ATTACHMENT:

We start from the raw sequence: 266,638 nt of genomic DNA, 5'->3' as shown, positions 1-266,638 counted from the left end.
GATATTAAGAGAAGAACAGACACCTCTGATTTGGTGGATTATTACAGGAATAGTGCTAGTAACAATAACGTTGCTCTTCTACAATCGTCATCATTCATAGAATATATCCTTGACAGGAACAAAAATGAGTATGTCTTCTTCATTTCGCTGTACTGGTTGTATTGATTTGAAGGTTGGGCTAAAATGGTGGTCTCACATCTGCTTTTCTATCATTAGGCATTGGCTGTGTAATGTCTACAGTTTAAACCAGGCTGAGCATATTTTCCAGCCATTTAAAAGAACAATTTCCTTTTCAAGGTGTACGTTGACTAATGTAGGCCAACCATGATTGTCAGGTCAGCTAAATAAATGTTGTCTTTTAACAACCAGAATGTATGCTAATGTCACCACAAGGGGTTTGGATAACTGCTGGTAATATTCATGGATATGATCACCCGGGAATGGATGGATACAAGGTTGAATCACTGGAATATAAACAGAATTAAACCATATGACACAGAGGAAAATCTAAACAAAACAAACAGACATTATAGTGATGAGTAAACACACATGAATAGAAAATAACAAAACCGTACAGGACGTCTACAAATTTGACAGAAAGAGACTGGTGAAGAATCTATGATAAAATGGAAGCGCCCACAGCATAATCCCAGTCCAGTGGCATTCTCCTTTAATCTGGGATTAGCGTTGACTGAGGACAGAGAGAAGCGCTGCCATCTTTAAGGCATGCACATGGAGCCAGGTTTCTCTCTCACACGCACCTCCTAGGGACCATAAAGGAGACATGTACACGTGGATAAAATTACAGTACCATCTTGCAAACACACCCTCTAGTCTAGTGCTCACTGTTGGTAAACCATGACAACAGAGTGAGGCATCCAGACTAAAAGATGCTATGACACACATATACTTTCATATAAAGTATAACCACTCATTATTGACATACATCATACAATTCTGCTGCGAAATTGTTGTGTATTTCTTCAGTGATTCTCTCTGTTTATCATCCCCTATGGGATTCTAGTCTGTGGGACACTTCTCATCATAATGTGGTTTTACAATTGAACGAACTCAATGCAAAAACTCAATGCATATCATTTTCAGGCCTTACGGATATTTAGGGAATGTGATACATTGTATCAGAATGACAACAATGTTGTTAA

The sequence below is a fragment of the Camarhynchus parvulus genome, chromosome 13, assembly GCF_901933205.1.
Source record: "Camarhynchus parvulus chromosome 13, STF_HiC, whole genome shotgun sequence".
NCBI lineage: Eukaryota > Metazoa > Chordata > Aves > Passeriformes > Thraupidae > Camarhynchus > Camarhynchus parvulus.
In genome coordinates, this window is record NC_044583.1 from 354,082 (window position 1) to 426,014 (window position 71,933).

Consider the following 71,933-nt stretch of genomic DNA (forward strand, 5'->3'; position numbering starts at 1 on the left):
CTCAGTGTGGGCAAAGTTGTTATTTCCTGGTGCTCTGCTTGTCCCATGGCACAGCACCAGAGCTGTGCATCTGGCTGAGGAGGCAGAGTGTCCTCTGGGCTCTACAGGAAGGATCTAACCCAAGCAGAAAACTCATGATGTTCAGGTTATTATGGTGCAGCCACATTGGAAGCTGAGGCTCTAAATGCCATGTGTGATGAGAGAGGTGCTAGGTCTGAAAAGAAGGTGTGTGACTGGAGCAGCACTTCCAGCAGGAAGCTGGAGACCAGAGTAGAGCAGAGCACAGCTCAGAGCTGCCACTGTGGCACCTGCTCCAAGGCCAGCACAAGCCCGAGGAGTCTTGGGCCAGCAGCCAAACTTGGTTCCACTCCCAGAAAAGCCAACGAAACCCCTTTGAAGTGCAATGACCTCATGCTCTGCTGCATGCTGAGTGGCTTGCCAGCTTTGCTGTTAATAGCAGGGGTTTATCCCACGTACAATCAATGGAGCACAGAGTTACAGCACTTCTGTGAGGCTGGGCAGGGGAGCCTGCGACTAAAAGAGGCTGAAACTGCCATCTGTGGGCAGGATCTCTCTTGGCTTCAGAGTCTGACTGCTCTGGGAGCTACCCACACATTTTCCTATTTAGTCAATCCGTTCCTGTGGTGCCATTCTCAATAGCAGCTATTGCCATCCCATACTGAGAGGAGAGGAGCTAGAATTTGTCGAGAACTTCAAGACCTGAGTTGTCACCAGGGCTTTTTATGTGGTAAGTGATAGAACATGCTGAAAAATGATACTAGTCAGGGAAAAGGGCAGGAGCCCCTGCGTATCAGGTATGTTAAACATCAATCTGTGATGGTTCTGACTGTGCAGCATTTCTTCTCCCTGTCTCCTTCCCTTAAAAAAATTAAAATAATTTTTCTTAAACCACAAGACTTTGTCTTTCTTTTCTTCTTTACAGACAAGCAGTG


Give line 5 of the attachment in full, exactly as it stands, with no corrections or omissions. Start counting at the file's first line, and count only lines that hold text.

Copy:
NCBI lineage: Eukaryota > Metazoa > Chordata > Aves > Passeriformes > Thraupidae > Camarhynchus > Camarhynchus parvulus.